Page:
We tend to think of sinks as pretty functional pieces of bathroom equipment. Is there really a right or a wrong sink for the master bath (or for the powder room, for that matter)?
In addition to its functionality, the sink plays a huge role in setting the style for the bathroom. It really is an important design element. Marrying form and function can take a little bit of thought. Here’s a quick look at a number of different sink styles—and why they may, or may not be the right choice for your bathroom.
You’ve seen sinks that sit on top of the countertop like pieces of art. They can be very beautiful and unique (some are even specifically made). These large bowl-like sinks hold a large amount of water and are very eye-catching. They do, however, take up significant space and they limit your counter space.
These are likely the most common form of sinks you’ll find. But there’s still a lot of variety. Some extend above the counter a bit and others are more or less flush with the counter. They are very versatile and go with almost any décor (wood, laminate, tile, etc.).
The complement to the top-mounted sink is the under-mounted sink. The whole sink is below the counter top. It allows the eye to focus on the counter top rather than the sink—for a sleeker look. Generally these sinks are only used with a solid-surface countertop, such as stone. You can’t use them with laminate. They also cost a bit more than top-mount sinks.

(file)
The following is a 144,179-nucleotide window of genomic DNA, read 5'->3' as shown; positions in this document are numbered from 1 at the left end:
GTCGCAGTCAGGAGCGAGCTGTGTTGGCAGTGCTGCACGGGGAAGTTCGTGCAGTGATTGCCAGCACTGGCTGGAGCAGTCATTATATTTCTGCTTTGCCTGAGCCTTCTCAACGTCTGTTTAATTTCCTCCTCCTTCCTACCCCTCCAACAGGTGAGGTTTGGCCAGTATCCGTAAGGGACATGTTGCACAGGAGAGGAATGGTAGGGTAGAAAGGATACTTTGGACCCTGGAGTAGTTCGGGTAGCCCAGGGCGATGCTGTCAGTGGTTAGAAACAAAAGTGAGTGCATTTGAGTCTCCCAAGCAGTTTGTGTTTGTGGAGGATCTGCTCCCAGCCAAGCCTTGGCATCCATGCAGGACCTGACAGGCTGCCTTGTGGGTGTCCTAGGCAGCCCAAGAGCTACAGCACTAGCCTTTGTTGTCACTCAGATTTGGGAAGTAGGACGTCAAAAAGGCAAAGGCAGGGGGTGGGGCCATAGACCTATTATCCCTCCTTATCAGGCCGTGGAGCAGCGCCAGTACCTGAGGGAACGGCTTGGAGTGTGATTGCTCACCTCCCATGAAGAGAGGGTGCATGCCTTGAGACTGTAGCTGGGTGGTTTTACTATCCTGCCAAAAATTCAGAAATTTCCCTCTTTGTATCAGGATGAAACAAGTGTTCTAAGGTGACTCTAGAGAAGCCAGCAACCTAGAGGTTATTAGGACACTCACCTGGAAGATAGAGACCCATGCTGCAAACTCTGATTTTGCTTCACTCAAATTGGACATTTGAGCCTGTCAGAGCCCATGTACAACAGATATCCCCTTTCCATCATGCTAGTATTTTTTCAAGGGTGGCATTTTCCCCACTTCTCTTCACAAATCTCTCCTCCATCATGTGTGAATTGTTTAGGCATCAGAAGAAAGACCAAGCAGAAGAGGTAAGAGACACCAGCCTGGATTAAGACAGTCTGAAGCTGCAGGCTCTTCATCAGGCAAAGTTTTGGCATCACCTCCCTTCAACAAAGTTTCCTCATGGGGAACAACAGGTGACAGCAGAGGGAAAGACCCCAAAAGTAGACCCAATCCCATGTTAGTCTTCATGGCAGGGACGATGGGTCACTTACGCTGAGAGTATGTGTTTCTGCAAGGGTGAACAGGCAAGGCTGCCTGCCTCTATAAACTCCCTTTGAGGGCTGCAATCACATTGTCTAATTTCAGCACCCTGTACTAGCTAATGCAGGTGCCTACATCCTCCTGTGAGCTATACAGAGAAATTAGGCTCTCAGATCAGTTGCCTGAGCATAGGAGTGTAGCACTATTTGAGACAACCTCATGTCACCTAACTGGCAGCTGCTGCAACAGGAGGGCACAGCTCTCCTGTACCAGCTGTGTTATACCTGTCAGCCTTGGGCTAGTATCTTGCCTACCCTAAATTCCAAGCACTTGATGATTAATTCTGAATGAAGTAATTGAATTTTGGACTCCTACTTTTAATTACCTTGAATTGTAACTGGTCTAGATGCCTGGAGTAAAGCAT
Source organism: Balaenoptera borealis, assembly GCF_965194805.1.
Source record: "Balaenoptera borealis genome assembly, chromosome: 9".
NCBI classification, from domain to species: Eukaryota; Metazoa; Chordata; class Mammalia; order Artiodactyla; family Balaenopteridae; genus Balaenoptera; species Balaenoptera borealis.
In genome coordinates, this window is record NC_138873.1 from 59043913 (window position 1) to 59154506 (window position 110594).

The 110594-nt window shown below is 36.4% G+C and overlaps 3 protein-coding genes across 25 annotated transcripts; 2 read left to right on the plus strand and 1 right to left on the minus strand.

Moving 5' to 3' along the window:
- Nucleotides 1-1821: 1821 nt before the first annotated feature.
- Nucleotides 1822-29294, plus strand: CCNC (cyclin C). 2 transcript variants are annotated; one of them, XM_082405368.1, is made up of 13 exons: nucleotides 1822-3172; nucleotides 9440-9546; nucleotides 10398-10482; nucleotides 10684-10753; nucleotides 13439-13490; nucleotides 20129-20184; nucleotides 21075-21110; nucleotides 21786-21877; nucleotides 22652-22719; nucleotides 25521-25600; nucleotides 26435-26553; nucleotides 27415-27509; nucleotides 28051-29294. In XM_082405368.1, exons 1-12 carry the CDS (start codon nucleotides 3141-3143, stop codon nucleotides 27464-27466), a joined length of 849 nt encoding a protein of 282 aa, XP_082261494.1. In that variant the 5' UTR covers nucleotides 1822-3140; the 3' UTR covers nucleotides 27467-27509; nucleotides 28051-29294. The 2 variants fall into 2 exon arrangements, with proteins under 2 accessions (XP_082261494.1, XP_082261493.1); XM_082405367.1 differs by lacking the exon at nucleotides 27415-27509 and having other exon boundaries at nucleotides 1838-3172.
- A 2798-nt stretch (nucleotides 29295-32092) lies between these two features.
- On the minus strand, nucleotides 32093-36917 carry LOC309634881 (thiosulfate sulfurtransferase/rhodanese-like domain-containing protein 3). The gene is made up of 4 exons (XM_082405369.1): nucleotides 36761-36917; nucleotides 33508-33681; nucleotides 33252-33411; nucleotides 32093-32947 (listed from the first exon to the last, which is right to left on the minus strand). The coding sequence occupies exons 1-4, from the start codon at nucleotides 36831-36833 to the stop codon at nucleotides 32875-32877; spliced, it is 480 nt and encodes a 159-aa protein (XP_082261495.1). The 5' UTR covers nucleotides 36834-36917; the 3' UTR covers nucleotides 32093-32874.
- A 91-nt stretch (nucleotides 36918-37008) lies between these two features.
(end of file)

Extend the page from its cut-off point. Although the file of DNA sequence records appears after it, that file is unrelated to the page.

You may have seen this style in upscale restaurants or trendy hotels. These sleek sinks take up very little space because they tend to be very narrow. They are definitely eye-catching design statements. You probably won’t want to install one in the master bathroom because they don’t hold much water and don’t give you the option of plugging/stopping the drain. But if you want a very modern powder room, they can be a nice touch.
These sinks are great if you’re after a vintage or classical look in your bathroom. They’re also nice if you have a drain that is set away from the wall (rather than running into the wall)—something you tend to find in older homes. One disadvantage is that you won’t have storage space under the sink.
You can see examples of these various sink style “in situ” if you click on the bathrooms tab in our photo gallery.